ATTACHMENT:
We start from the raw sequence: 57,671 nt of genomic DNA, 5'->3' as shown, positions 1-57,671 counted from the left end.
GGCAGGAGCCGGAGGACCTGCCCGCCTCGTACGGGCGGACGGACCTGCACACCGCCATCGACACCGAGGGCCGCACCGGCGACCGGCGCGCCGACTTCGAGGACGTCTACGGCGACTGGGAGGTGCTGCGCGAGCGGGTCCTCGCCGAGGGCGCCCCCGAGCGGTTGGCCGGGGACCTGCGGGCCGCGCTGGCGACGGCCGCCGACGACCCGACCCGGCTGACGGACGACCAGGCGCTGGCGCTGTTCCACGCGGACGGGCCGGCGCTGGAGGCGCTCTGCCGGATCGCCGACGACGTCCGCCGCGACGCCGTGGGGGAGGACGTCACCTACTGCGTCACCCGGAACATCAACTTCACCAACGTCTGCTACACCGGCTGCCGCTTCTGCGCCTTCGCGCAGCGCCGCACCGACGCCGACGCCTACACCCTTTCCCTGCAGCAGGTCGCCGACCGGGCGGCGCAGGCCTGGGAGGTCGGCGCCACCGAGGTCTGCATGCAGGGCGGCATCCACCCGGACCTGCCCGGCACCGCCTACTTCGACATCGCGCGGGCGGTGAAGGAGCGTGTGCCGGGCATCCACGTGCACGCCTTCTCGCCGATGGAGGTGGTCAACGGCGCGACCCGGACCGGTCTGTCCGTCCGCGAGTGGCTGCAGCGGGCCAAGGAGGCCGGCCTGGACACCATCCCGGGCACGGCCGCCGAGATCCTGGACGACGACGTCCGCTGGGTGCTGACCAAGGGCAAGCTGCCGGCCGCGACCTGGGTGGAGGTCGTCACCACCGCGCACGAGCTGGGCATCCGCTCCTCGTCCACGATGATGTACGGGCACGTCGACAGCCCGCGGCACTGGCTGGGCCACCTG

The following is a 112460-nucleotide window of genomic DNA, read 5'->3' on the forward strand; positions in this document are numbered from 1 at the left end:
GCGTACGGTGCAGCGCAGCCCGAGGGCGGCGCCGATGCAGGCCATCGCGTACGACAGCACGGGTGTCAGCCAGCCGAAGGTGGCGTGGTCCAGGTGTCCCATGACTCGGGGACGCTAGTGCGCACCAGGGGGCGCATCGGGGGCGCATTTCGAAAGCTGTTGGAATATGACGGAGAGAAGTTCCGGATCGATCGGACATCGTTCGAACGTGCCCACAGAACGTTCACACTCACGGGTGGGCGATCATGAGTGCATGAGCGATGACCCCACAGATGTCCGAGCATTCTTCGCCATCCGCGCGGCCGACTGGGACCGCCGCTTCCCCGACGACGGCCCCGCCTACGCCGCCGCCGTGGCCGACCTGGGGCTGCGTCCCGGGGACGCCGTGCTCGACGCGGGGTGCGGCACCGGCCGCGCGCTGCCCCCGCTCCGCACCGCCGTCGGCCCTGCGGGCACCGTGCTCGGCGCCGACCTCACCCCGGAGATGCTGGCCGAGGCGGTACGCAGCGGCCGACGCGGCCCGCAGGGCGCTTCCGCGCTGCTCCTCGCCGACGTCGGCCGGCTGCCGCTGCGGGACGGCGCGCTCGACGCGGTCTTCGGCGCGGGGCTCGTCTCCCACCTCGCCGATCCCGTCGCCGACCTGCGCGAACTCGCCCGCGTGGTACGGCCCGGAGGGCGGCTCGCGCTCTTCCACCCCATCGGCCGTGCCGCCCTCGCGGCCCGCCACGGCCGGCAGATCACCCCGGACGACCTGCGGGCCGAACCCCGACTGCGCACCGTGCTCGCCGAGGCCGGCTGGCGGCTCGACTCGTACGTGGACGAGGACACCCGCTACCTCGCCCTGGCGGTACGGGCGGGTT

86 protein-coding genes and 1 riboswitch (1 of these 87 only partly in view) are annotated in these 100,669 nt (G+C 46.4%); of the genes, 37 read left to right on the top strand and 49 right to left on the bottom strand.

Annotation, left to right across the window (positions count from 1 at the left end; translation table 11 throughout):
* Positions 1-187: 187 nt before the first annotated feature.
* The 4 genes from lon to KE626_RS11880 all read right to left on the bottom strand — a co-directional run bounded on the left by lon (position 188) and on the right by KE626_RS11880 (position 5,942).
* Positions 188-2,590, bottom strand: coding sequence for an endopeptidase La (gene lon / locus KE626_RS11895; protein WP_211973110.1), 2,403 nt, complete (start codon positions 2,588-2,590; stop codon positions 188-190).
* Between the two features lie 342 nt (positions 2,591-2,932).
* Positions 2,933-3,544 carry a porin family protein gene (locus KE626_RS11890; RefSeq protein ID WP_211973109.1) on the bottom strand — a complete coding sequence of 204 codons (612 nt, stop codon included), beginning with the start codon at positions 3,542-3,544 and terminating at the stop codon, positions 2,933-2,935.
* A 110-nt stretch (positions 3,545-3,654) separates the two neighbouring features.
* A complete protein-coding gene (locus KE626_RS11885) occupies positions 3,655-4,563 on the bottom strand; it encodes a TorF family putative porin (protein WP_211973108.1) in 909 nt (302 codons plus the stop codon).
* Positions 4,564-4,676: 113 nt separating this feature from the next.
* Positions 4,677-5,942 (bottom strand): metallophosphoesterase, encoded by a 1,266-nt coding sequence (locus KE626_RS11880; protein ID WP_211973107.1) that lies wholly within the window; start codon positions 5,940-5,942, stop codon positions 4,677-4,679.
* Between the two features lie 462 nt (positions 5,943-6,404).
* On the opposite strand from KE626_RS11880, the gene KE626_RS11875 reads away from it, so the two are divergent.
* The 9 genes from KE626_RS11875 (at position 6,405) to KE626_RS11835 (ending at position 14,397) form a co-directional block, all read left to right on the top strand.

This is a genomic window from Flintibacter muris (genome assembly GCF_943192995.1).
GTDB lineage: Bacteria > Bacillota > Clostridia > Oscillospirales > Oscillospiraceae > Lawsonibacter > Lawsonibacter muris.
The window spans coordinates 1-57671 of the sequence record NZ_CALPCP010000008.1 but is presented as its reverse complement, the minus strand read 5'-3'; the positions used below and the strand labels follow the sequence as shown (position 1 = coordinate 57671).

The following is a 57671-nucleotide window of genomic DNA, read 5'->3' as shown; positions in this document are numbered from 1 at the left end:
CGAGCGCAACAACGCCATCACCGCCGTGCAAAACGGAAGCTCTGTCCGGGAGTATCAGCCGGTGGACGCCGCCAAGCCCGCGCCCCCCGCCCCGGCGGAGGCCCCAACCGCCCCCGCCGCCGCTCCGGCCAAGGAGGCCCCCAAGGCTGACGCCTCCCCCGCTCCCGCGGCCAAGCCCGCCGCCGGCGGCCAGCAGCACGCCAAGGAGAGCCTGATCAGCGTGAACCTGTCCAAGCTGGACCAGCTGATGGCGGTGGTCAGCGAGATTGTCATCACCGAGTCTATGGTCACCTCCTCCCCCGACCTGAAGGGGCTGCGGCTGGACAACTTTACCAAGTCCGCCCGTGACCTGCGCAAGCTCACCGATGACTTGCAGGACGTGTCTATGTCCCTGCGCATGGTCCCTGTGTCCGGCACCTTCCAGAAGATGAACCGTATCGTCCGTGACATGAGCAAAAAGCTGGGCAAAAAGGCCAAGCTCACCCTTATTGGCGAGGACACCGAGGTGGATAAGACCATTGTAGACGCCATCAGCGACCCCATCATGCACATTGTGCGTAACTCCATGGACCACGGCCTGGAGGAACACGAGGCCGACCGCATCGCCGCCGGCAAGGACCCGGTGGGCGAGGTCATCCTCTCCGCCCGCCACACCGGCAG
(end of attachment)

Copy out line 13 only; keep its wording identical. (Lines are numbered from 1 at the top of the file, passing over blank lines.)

* A complete protein-coding gene (locus KE626_RS11885) occupies positions 3,655-4,563 on the bottom strand; it encodes a TorF family putative porin (protein WP_211973108.1) in 909 nt (302 codons plus the stop codon).